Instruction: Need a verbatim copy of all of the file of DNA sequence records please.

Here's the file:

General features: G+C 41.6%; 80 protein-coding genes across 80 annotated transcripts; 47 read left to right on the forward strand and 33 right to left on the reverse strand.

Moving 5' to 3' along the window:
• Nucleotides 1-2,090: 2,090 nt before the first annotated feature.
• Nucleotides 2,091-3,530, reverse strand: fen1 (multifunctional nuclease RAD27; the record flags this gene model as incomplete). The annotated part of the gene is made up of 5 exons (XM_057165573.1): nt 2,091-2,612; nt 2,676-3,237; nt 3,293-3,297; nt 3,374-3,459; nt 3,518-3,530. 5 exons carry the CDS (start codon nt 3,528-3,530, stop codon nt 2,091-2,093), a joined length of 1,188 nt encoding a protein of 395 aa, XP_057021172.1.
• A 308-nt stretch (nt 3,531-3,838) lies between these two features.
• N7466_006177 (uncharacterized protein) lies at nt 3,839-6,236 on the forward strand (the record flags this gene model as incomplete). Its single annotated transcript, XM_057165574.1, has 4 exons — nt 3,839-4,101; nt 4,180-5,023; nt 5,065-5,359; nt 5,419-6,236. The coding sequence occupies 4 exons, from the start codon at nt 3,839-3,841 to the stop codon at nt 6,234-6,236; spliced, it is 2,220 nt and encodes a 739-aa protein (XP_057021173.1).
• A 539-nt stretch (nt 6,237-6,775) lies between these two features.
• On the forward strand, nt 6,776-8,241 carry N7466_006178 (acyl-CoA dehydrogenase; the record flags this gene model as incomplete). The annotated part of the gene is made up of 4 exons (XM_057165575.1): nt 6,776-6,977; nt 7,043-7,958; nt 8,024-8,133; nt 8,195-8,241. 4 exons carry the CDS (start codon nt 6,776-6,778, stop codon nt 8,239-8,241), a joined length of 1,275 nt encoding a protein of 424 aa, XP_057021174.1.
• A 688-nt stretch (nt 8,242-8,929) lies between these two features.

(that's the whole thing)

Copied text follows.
General features: G+C 41.6%; 80 protein-coding genes across 80 annotated transcripts; 47 read left to right on the forward strand and 33 right to left on the reverse strand.

Moving 5' to 3' along the window:
• Nucleotides 1-2,090: 2,090 nt before the first annotated feature.
• Nucleotides 2,091-3,530, reverse strand: fen1 (multifunctional nuclease RAD27; the record flags this gene model as incomplete). The annotated part of the gene is made up of 5 exons (XM_057165573.1): nt 2,091-2,612; nt 2,676-3,237; nt 3,293-3,297; nt 3,374-3,459; nt 3,518-3,530. 5 exons carry the CDS (start codon nt 3,528-3,530, stop codon nt 2,091-2,093), a joined length of 1,188 nt encoding a protein of 395 aa, XP_057021172.1.
• A 308-nt stretch (nt 3,531-3,838) lies between these two features.
• N7466_006177 (uncharacterized protein) lies at nt 3,839-6,236 on the forward strand (the record flags this gene model as incomplete). Its single annotated transcript, XM_057165574.1, has 4 exons — nt 3,839-4,101; nt 4,180-5,023; nt 5,065-5,359; nt 5,419-6,236. The coding sequence occupies 4 exons, from the start codon at nt 3,839-3,841 to the stop codon at nt 6,234-6,236; spliced, it is 2,220 nt and encodes a 739-aa protein (XP_057021173.1).
• A 539-nt stretch (nt 6,237-6,775) lies between these two features.
• On the forward strand, nt 6,776-8,241 carry N7466_006178 (acyl-CoA dehydrogenase; the record flags this gene model as incomplete). The annotated part of the gene is made up of 4 exons (XM_057165575.1): nt 6,776-6,977; nt 7,043-7,958; nt 8,024-8,133; nt 8,195-8,241. 4 exons carry the CDS (start codon nt 6,776-6,778, stop codon nt 8,239-8,241), a joined length of 1,275 nt encoding a protein of 424 aa, XP_057021174.1.
• A 688-nt stretch (nt 8,242-8,929) lies between these two features.